2020 Le Mans MotoGP FP2 Result: Miller Masters Drying Track

With the track hinting at a dry line, rain flags started waving once more just as the countdown was preparing to come on for MotoGP FP2. Not many were keen to test the conditions early on, with only a handful of lap times on the board, but then Jack Miller decided to spice things up 15 minutes into the session, by going out with soft slick tyres and riding around three seconds faster than the wet tyre lot. That tempted several rivals to follow his example but it took a while for the Australian’s top time to be challenged. The challenge came, perhaps unexpectedly, from the Honda side, Takaaki Nakagami claiming top spot in the final 15 minutes before a late shootout got underway. The battle went to the flag but Miller reclaimed top spot by a tenth of a second from Maverick Vinales. The Spaniard snuck into top spots after a subdued session, aided by a late tumble for Nakagami, who dropped to third on the timesheets.

Johann Zarco and Valentino Rossi took the checkered flag within the top five but late cancelled laptimes pushed them back quite a few positions, promoting Danilo Petrucci to fourth. The still convalescent Cal Crutchlow did well to climb into fifth position, ahead of rookie Alex Marquez, who made a late jump into the top six and was the final rider to post a time within a second of the leader. Franco Morbidelli, Pol Espargaro and Joan Mir followed closely, with Zarco securing the final top ten position on the combined standings.

That left Fabio Quartararo 11th, the championship leader opting not to take too much risk in the changing conditions, while Rossi dropped to 12th and Alex Rins 14th. After avoiding any off track action in FP1, the second practice session wasn’t as kind to the premier class, with Andrea Dovizioso losing the front at turn 3 and missing out on the final eight minutes of action, which left him down in 19th position. The Aprilias of Aleix Espargaro and Bradley Smith also joined the gravel trap at turn 3 and 11 respectively, while Brad Binder slid out at turn 7 – all of them ending the session at the bottom end of the timesheets.


Pos No. Rider Bike Time Diff Prev
1 43 Jack Miller Ducati 1'34.356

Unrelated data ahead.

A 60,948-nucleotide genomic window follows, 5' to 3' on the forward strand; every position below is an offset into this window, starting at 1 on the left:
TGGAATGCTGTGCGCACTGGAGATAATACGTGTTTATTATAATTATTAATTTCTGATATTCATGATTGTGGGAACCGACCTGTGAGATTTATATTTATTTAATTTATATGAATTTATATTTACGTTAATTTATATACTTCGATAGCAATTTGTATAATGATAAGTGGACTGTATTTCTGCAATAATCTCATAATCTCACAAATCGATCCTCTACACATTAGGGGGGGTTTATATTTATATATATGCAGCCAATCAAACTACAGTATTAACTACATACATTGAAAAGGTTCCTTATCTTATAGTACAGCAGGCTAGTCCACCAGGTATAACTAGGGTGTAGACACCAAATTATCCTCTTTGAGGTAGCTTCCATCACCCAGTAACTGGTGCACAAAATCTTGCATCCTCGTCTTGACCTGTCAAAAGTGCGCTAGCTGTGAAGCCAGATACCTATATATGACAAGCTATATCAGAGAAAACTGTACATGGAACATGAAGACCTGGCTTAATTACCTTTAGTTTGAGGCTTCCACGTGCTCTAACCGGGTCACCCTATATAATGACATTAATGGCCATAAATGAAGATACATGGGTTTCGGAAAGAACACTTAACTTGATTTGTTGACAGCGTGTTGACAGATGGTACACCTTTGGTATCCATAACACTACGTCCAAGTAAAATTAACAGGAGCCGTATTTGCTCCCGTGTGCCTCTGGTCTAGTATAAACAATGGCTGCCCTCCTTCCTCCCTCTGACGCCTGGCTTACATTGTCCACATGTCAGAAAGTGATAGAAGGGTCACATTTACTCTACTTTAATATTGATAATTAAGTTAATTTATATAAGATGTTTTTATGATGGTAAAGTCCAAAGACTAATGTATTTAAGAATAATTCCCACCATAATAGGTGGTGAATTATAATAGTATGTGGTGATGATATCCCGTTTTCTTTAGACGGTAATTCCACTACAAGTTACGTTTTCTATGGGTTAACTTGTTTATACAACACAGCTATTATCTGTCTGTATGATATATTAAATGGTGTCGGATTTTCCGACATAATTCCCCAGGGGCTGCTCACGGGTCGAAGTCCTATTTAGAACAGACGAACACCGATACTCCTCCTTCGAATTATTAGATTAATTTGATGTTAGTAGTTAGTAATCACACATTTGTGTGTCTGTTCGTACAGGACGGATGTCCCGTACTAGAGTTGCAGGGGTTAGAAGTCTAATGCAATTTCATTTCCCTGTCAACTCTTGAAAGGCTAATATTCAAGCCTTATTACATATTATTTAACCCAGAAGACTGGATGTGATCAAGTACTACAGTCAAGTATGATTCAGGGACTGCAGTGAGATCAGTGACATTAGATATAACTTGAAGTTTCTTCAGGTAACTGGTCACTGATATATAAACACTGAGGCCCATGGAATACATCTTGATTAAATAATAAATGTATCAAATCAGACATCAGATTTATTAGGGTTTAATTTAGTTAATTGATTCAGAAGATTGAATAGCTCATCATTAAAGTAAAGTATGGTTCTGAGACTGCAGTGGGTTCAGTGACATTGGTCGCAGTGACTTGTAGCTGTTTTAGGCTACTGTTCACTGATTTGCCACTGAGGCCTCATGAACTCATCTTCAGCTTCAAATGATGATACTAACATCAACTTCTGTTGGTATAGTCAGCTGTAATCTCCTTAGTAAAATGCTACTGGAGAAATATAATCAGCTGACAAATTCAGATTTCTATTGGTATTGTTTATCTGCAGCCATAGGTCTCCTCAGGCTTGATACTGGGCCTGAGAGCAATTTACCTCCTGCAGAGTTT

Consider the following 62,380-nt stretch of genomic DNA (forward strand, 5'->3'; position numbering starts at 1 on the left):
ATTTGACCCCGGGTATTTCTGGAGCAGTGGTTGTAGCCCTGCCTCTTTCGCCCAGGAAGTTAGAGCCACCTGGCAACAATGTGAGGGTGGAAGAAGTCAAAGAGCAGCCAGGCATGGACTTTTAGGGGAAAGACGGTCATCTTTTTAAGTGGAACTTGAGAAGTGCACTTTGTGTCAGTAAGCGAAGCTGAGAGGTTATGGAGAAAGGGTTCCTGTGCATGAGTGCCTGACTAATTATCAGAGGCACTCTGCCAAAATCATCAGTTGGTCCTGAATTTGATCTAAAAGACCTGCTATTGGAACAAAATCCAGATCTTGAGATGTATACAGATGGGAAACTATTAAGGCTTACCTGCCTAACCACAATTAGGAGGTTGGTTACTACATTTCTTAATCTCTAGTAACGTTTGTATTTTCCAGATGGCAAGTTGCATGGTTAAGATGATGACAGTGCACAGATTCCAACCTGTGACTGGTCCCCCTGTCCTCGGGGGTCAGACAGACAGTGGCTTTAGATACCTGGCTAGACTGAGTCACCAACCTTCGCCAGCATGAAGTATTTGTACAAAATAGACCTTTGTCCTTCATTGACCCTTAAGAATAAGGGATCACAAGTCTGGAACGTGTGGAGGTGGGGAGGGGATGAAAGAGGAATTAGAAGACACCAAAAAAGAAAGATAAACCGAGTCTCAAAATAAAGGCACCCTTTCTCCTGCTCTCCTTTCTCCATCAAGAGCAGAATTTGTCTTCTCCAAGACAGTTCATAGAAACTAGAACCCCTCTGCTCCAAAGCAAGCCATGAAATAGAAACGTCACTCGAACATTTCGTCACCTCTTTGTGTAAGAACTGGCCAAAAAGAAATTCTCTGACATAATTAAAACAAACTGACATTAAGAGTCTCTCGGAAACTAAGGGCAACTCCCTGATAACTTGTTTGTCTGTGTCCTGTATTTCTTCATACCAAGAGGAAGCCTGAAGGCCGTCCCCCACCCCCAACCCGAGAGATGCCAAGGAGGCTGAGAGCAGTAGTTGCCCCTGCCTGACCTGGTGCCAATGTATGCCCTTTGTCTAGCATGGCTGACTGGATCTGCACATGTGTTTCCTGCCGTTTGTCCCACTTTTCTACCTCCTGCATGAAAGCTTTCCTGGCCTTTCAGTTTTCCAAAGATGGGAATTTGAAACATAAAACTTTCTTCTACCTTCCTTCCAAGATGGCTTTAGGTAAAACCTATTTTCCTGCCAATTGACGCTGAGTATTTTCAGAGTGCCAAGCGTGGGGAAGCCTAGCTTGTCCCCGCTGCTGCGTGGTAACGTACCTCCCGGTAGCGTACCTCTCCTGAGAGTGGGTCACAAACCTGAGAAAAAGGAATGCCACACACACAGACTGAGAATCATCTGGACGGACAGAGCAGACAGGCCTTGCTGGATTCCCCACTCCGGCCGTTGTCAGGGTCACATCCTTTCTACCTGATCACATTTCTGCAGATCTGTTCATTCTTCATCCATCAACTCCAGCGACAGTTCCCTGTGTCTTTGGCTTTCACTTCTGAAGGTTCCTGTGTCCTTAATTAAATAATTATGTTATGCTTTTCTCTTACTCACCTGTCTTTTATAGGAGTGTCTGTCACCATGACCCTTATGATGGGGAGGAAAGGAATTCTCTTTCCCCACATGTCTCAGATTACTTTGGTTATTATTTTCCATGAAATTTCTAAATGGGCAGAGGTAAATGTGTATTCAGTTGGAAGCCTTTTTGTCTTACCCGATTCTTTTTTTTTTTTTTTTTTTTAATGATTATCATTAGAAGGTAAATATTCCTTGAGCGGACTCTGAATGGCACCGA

2 12 Maverick Viñales Yamaha 1'34.500 0.144 0.144
3 30 Takaaki Nakagami Honda 1'34.857 0.501 0.357
4 9 Danilo Petrucci Ducati 1'35.054 0.698 0.197
5 35 Cal Crutchlow Honda 1'35.141 0.785 0.087
6 73 Alex Marquez Honda 1'35.337 0.981 0.196
7 21 Franco Morbidelli Yamaha 1'35.369 1.013 0.032
8 44 Pol Espargaro KTM 1'35.374 1.018 0.005
9 36 Joan Mir Suzuki 1'35.385 1.029 0.011
10 5 Johann Zarco Ducati 1'35.408 1.052 0.023
11 20 Fabio Quartararo Yamaha 1'35.489 1.133 0.081
12 46 Valentino Rossi Yamaha 1'35.767 1.411 0.278
13 88 Miguel Oliveira KTM 1'35.837 1.481 0.070
14 42 Alex Rins Suzuki 1'35.838 1.482 0.001
15 63 Francesco Bagnaia Ducati 1'36.012 1.656 0.174
16 27 Iker Lecuona KTM 1'36.190 1.834 0.178
17 6 Stefan Bradl Honda 1'36.478 2.122 0.288
18 38 Bradley Smith Aprilia 1'36.982 2.626 0.504
19 4 Andrea Dovizioso Ducati 1'38.726 4.370 1.744
20 41 Aleix Espargaro Aprilia 1'39.361 5.005 0.635
21 53 Tito Rabat Ducati 1'40.165 5.809 0.804
22 33 Brad Binder KTM 1'40.425 6.069 0.260
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several instances of marshals pushing crashed bikes clear without pulling the clutch lever. pushed smiths bike across both asphalt and gravel with rear not rotating (lever not pulled). pushed binders bike almost completely clear with rear dragging, stopped, had a look, grabbed clutch and were rewarded with rotating rear thereby making their marshaling lives considerably easier.

let's hope word about this amazing lever gets round.

Yes, I noticed that too. I couldn't imagine the gearboxes all having locked up, which would have made pulling the clutch useless. You would think those marshalls know a thing or two about bikes, they must all be enthousiasts, won't they? Usually their important work is not exactly being rewarded with huge sums of money, as far as I know...